Maybe newsrooms need to take a page from websites and use the “private beta mode” approach to introduce new hardware or software. There is nothing like watching the excitement as online users scramble to try and get an invite to a recently launched site. And the buzz those efforts creates amount to viral marketing that is hard to put a price tag on. So why couldn’t this work for your newsroom?
Traditionally, new initiatives are announced at a staff meeting or by memo, a timeline is attached, training sessions are scheduled and staffers are told that rollover will occur on X date. There is absolutely nothing exciting about that. Actually, no amount of kitch (you know the mouse pads, mini footballs, mugs, or pens that offer accompany these efforts) will excite a staff and truly engage them in the effort.
Now in the “private beta mode” approach there would be no distracting staff meetings or memos (that few actually entirely read). Instead, introduction would happen more subtly. Let’s say, for example, you want all reporters to start shooting their own video and plan to supply them with Nokia N95s (feel free to include me in that distribution by the way!). In this approach, you might select a core group of staffers (maybe some who are already tech savvy) and quietly corral them, explain that they are part of the “private beta” and provide them the new devices.
These staffers, won’t focus on having to shoot their own video and instead will be excited to be part of a select group chosen to use a new technology. You can tell them that they will help shape the program, that other reporters will be able to get the devices as the program develops and that you are excited to hear their thoughts and get their feedback. And this scales — you can do this in a small newsroom with one or two reporters and in a large newsroom with a dozen or more reporters.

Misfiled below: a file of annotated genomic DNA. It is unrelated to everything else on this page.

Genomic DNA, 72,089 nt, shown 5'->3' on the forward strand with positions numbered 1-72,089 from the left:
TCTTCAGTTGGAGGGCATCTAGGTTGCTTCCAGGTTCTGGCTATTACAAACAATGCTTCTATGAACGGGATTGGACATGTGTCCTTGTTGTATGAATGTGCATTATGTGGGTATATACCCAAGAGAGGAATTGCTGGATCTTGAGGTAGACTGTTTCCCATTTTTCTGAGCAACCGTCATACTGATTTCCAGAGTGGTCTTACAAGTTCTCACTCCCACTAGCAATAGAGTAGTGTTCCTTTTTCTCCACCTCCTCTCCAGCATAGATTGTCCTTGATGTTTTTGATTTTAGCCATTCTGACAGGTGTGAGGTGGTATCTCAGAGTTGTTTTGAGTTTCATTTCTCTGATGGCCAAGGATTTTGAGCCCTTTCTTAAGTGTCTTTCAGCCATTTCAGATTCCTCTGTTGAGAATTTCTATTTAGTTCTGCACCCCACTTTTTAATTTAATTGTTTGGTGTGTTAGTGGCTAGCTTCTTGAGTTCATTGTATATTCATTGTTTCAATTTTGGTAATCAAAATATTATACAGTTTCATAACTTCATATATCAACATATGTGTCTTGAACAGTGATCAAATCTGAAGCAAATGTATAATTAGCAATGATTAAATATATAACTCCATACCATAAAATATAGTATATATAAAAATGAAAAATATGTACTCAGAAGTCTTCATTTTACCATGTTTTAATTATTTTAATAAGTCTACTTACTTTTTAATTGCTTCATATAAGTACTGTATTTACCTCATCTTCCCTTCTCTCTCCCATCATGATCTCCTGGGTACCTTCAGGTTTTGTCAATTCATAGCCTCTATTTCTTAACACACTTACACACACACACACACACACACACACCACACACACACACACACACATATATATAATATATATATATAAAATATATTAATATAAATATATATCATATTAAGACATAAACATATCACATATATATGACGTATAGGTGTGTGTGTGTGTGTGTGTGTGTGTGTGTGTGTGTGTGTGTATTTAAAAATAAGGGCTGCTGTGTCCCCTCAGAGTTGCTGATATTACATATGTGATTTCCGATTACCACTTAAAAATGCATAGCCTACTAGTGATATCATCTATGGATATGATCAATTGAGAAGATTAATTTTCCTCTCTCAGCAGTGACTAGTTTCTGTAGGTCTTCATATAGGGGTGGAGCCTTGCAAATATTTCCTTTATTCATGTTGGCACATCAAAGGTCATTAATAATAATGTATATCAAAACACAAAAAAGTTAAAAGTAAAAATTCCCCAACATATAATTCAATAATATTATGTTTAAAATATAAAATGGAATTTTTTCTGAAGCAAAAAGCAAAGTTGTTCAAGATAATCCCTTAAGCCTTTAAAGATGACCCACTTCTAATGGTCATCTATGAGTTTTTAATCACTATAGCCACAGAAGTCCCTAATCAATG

In either case, members of the “private beta” will infect some with their excitement. They will show off, in this case, the device and what it can do. Others will be attracted by their excitement or by witnessing what these reporters are now capable of doing. After a period of time, you can implement a way for others to sign-up to be part of the program and then rollout the next round. Excitement will continue to grow and best of all, it will happen organically.
While this may sound like it will take longer then the traditional approach, I would maintain that it won’t. And in the end, even if it takes just as long, more staffers will be fully engaged when rollout is complete. As a whole, staffers will feel more ownership of the program and a sense of control that will infect the rest of their work.
This approach can work for everything from new phones and cameras to a new CMS or bookmarking software. And best of all, you can try it and if you decide it doesn’t work for your newsroom, you can still return to the traditional approach. But I think you’ll find that the viral nature of “private beta” will work for your newsroom just as it does for sites across the Internet.